Citigroup is apparently very motivated to dump EMI Music, considered toxic in certain circles.
But according to sources interviewed by Digital Music News this week, the valuations surrounding EMI Music are likely to get driven further downward in current negotiations. And it has nothing to do with piracy, access to capital, or a ruinous history with Guy Hands.
Those are serious concerns, but this goes further back. That is, thirty-five years back. That’s because of the ‘termination clause’ time bomb, a section in the Copyright Act of 1976 already being tested by certain rights owners (more on that here).
And, EMI is sitting on a lot of very, very valuable catalog. “If EMI were sold ten years ago, it wouldn’t have made a difference,” one investor told Digital Music News. “Now, it’s a factor, and [investors] will be going back to look at every piece of catalog.”
The majors could fight this, and that’s certainly been their modus operandi in the past. But according to a recent close-up by the New York Times, labels are arguing over whether this is the best move. Because if they lose, they lose big: artists would take everything back, and that includes a huge chunk of revenue. “Some of the major labels favor a court battle, no matter how long or costly it might be,” the Times’ Larry Rohter explains. “Others worry that taking an unyielding position could backfire if the case is lost, since musicians and songwriters would be so deeply alienated that they would refuse to negotiate new deals and insist on total control of all their recordings.”
See where is this all going? A court battle is expensive and drawn-out, which opens the possibility of compromise negotiations. But that instantly lessens the current value of these catalogs. “Most of the cases will be settled, and God forbid they get a court battle and lawsuit,” a lawyer close to the issue relayed.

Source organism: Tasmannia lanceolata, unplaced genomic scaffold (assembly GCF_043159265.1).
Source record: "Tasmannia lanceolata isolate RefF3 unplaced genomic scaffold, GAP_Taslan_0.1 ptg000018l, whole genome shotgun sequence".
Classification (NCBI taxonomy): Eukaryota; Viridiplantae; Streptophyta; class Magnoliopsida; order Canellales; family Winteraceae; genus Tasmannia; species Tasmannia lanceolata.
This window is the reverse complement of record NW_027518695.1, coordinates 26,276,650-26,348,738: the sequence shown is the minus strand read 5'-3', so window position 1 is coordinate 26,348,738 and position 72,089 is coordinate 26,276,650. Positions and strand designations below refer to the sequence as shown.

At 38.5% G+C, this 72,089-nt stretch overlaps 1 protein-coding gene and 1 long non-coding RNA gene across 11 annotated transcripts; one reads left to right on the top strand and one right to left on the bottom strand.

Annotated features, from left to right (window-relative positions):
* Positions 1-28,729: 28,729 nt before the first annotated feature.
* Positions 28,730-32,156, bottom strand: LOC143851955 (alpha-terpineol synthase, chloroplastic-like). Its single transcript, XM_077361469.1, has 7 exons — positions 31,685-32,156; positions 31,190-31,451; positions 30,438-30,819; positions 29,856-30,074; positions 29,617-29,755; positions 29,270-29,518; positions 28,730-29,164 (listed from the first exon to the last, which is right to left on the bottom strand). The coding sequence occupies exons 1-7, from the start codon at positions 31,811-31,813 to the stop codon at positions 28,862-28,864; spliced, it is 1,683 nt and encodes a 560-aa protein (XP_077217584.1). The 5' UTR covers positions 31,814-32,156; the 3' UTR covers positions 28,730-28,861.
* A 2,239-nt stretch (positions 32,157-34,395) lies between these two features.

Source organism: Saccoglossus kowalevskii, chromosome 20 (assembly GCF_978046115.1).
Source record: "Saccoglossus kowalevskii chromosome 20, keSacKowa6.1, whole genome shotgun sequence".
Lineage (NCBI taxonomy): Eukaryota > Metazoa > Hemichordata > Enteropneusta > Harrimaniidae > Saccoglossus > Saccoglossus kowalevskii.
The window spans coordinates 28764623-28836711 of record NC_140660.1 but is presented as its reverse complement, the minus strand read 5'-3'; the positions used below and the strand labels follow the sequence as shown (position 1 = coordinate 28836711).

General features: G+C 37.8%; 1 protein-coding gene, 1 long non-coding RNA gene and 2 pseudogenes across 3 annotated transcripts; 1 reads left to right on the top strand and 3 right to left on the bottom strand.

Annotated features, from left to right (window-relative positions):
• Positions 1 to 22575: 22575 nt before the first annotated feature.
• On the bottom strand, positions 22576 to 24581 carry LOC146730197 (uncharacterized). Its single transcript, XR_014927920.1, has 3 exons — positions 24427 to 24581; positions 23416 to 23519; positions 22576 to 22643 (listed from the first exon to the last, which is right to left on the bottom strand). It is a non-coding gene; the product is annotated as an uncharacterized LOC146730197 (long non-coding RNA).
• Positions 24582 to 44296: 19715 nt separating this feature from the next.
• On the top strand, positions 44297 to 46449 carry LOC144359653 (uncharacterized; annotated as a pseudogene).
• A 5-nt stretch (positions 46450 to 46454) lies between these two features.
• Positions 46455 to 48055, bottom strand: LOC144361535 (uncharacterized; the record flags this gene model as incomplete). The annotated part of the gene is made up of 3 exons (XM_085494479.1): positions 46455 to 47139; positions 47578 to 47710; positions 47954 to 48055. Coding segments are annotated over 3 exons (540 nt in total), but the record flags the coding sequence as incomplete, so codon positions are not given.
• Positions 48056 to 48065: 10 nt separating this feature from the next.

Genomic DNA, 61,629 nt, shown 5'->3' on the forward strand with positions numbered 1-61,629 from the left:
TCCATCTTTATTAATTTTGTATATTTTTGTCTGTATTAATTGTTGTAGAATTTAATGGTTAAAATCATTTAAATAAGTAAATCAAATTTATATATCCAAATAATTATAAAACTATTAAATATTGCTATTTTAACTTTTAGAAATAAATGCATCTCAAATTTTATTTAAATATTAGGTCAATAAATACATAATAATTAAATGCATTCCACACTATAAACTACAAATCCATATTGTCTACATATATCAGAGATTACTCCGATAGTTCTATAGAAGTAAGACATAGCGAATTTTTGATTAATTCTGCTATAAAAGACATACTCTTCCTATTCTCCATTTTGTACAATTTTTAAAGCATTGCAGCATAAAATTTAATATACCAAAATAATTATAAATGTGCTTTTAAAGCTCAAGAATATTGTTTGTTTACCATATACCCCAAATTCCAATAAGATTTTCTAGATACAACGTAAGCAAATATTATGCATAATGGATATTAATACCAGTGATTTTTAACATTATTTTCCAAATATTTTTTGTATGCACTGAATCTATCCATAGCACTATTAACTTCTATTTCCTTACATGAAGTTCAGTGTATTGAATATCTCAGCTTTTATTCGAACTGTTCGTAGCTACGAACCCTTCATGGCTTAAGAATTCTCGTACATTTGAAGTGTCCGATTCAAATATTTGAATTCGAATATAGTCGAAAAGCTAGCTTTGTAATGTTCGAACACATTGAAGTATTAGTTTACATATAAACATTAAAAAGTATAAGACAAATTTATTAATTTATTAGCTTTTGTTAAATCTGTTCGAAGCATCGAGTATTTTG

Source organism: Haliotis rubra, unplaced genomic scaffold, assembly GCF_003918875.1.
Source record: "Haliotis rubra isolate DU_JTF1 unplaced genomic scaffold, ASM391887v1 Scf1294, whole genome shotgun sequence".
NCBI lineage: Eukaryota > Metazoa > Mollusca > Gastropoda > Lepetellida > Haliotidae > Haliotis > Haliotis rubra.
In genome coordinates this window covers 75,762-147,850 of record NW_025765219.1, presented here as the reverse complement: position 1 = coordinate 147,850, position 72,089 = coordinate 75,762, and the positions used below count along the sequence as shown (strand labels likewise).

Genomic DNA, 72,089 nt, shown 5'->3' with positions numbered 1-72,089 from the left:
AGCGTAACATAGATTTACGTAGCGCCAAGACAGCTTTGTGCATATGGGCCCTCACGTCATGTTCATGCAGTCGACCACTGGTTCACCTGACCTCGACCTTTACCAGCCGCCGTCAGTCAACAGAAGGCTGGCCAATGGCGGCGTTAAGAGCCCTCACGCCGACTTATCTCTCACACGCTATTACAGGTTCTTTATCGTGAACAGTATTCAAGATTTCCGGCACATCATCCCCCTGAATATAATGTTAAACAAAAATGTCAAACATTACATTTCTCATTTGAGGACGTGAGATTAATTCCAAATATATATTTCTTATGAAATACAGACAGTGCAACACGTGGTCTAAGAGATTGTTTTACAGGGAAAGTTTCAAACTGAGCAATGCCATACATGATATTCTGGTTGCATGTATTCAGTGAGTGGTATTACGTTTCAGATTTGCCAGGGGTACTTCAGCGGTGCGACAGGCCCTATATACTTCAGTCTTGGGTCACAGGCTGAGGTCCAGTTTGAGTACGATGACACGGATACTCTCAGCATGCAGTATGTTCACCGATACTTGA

Again, all of these risks and uncertainties lessen the current-day value of these catalogs. “If the transmission on a classic car is more likely to fail, then it diminishes the value of that automobile, period, whether it happens or not,” the lawyer continued.
Then, there are Congressional issues. Just this week, Democratic representative John Conyers introduced legislation that would clarify the termination clause, and roundly hand rights back to the original authors. No court battles, just rights transfers. “For too long the work of musicians has been used to create enormous profits for record labels, radio stations and others, without fairly distributing these profits to the artists,” Conyers told members of the House Judiciary Committee.
Of course, this goes beyond EMI, though timing is everything. In fact, one source mused that the valuation surrounding Warner Music Group could have been compromised if the sale process were happening right now. “The Russian may have paid too much,” the source joked.